It is easy sometimes to forget just how long safety nets have been in use in the UK. In a very short period of time, safety nets have become almost as common as safety boots and hard hats. As professional safety netting manufacturer with more than 30 years’ experience, Huaxing Nets Co., Ltd specializes in manufacturing all types of knotless and knotted netting for various industries.
There is no doubt they are playing a significant role in providing a safer working environment for those working at height – typically industrial roof cladders and floor deckers. 1998 saw the first safety nets installed to any reasonable level of competency, so we are now in year seven, in an industry where other trades are decades or even centuries old. Reported incidents where safety nets were used in anger totalled 45 in year two – it would be reasonable to double that number to include unreported incidents. When considering safety nets alongside these other trades, it would be fair to say that safety nets are still in their embryonic stage. It would also be fair to say that there is still a lot the industry has to learn about itself.
What exactly are safety nets?
Quite simply, safety nets are suspended directly below the working platform from where an individual at work may fall. They are engineered to reduce the loads on both the faller and the structure to which the safety net system is attached. They minimise the height and consequences of a fall by provide a soft landing for the faller by stretching in a controlled way, thus minimising injury.
There are two primary reasons why safety nets have proved to be so successful in such a short period of time; firstly, they offer collective protection which is one of the options in the proposed Work at Height Regulations. For example, nets, barriers and guard rails provide collective protection and are normally installed by a competent specialist who should handover safe areas when complete. This means that once a system has been installed and handed over in this controlled way, then everyone operating at height in the area is protected.
By using this specialist, principle contractors can manage quality control procedures before work commences, satisfying themselves that the specialist is indeed a specialist. This can be controlled by pre-contract documents and meetings where safety can be planned and importantly the needs of the beneficiary (the worker at height) and safety solution providers can be coordinated.
Secondly, safety nets provide passive protection which means the individual operating in a hazardous area does not have to do anything personally to be safe. For example, a roof worker using a harness is not safe to work at height until he puts the harness on. He also needs to ensure the harness has been inspected and recorded within the last three months and has not suffered damage during normal use which may affect its performance in the event of a fall. Those managing this individual should have provided appropriate training and put measures in place to ensure the harness is used properly.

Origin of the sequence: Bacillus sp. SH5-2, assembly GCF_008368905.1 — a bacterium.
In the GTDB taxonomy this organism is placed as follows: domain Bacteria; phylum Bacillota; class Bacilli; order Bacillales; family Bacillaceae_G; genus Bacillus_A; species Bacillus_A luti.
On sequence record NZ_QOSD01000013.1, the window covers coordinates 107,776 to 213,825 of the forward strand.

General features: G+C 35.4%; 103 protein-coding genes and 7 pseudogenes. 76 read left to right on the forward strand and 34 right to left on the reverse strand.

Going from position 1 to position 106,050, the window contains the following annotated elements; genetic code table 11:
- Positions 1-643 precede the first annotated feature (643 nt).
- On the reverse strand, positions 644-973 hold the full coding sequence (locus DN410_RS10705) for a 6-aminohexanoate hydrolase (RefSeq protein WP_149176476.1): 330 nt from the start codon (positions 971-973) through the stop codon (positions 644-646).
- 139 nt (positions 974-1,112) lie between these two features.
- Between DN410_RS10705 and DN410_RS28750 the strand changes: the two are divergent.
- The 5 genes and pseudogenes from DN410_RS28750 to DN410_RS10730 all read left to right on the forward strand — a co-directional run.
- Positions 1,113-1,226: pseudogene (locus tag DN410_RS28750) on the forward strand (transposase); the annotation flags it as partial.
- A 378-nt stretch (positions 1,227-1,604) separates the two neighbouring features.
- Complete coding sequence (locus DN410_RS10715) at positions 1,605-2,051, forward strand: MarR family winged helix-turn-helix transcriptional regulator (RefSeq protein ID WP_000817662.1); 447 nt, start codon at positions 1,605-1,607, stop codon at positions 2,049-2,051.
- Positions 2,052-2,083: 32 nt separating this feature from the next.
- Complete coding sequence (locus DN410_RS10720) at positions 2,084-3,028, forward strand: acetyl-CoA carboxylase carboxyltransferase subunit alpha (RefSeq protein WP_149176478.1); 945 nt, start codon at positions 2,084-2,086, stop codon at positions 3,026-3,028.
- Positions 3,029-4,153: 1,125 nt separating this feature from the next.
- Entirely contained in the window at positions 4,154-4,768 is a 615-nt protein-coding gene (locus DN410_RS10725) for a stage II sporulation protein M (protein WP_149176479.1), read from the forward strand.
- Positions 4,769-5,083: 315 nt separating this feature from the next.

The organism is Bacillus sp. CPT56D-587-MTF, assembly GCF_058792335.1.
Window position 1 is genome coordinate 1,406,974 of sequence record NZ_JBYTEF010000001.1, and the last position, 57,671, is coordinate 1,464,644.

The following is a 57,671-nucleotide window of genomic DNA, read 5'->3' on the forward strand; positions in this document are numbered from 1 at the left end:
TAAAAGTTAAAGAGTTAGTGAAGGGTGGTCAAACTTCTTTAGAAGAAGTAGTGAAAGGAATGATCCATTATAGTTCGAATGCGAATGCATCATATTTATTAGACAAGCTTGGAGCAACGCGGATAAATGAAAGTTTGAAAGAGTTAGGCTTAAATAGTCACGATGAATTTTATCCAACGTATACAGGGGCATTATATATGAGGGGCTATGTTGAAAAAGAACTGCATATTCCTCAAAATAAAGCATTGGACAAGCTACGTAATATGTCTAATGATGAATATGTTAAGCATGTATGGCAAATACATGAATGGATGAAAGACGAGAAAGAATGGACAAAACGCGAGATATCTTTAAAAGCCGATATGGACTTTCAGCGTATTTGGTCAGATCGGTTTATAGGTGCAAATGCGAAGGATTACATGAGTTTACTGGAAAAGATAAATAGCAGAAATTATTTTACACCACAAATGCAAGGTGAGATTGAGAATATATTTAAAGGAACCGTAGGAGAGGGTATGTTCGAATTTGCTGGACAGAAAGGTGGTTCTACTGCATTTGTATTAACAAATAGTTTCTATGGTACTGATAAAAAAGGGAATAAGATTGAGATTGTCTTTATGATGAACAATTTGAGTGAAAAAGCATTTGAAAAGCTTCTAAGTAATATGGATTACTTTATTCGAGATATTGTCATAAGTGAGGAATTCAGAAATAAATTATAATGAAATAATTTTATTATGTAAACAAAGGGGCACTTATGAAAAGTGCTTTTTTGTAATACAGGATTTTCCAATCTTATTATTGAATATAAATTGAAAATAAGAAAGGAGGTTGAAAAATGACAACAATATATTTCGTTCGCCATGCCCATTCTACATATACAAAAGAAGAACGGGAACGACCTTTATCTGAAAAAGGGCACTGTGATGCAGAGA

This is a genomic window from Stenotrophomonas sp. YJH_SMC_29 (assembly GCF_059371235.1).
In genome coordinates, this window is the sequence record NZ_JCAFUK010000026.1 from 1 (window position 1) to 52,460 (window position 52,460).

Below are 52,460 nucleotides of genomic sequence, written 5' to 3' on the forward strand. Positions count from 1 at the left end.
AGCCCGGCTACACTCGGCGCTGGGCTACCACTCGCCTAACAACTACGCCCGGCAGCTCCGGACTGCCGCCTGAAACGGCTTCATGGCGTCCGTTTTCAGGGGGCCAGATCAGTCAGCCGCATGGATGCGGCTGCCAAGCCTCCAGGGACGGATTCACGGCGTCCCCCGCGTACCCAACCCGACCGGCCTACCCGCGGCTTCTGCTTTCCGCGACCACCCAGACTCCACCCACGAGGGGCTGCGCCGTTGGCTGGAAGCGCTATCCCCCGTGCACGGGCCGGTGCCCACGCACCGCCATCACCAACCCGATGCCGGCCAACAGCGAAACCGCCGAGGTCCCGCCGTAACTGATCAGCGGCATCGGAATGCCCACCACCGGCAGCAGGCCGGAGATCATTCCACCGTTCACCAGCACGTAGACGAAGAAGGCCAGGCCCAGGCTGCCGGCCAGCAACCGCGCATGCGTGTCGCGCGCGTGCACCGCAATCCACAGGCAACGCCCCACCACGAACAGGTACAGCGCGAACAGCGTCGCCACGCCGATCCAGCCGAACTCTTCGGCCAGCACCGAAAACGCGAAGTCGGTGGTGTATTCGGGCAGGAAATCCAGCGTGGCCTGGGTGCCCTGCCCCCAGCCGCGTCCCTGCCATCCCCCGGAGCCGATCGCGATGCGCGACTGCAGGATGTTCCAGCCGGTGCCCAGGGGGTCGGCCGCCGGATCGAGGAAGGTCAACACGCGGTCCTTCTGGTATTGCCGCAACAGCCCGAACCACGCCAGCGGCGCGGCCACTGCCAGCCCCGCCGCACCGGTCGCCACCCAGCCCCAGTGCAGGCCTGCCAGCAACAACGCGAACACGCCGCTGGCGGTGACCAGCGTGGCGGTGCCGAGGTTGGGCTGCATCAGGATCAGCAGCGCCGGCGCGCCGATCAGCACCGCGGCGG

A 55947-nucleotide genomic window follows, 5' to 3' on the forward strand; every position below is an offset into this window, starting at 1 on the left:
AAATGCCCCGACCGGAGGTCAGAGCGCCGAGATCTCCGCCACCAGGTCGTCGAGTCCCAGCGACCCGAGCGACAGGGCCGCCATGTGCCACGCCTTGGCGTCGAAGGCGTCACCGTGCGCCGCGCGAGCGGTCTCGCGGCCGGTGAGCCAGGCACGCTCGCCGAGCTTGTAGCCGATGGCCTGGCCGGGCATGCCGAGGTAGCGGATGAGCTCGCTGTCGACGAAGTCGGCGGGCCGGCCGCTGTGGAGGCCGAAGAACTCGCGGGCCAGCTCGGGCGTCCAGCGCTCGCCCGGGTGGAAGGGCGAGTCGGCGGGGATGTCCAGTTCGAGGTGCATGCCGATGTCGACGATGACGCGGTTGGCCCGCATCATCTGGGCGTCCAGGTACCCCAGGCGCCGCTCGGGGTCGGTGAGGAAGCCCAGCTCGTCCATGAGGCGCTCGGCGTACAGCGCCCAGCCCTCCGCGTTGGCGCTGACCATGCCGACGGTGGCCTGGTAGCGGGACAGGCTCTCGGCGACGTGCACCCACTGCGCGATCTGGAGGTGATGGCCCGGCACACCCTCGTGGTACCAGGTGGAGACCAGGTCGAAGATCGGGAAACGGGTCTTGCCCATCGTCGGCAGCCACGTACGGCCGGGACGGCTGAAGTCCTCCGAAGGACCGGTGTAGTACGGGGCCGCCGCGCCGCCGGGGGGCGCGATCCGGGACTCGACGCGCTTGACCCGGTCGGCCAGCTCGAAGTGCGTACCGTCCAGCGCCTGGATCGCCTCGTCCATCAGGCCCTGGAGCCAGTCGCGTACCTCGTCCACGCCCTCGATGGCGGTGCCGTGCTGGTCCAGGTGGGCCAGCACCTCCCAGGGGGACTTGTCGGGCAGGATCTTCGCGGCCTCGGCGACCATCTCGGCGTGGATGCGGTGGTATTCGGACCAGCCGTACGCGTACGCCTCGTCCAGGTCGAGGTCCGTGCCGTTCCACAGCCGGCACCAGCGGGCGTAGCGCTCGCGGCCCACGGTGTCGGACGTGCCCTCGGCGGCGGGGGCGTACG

A question which is seldom addressed (perhaps ignored) is “what is the roofer going to attach his lanyard to?”, and is he competent to make an assessment as to what is or isn’t a reliable anchorage point. The use of harnesses minimise the consequences of a fall, they don’t minimise the height at which a person may fall.
Doing the work properly
As with any new trade in any industry, there are those who do it right and those who don’t – the latter benefiting from high prices in early market conditions – often at the expense of the uninformed potential beneficiary of the system. In the early days of safety nets, rigging courses were made available, but with varying degrees of instruction, understanding and assessment. Individuals could choose to attend a two day course which included theory sessions based on EN 1263/1&2, practical work from MEWPs and a written test supported by a practical assessment to confirm the trainees understanding and aptitude. Some courses offered a period of on the job work and site assessment before competency cards would be issued.
At the other end of the scale, an individual could pay considerably less for a 1⁄2 day course and still obtain a competency card. The inevitable question arose; how could the safe gate keeper recognise a card that offered genuine confirmation of an individual’s competence? He may be confronted with two individuals with competency cards from two different training providers – which one should he accept? He has after all, a duty of care to ensure those working on his site are competent to carry out the required task.
It would be reasonable to suggest that the biggest threat to the safety netting industry was its own uncontrolled success. It was only a question of time before the inconsistency in training led to a serious error of judgment.
Alongside the issue of training and competency was the interpretation of standards, good practice and the need for a focal point to where questions and issues could be directed. New rigging questions were arising as more safety nets were installed. It certainly became evident that the emerging industry needed a voice through which issues could be discussed and communicated. The HSE were keen to identify with an industry body with whom they could work, preferring industry involvement rather than prescriptive measures.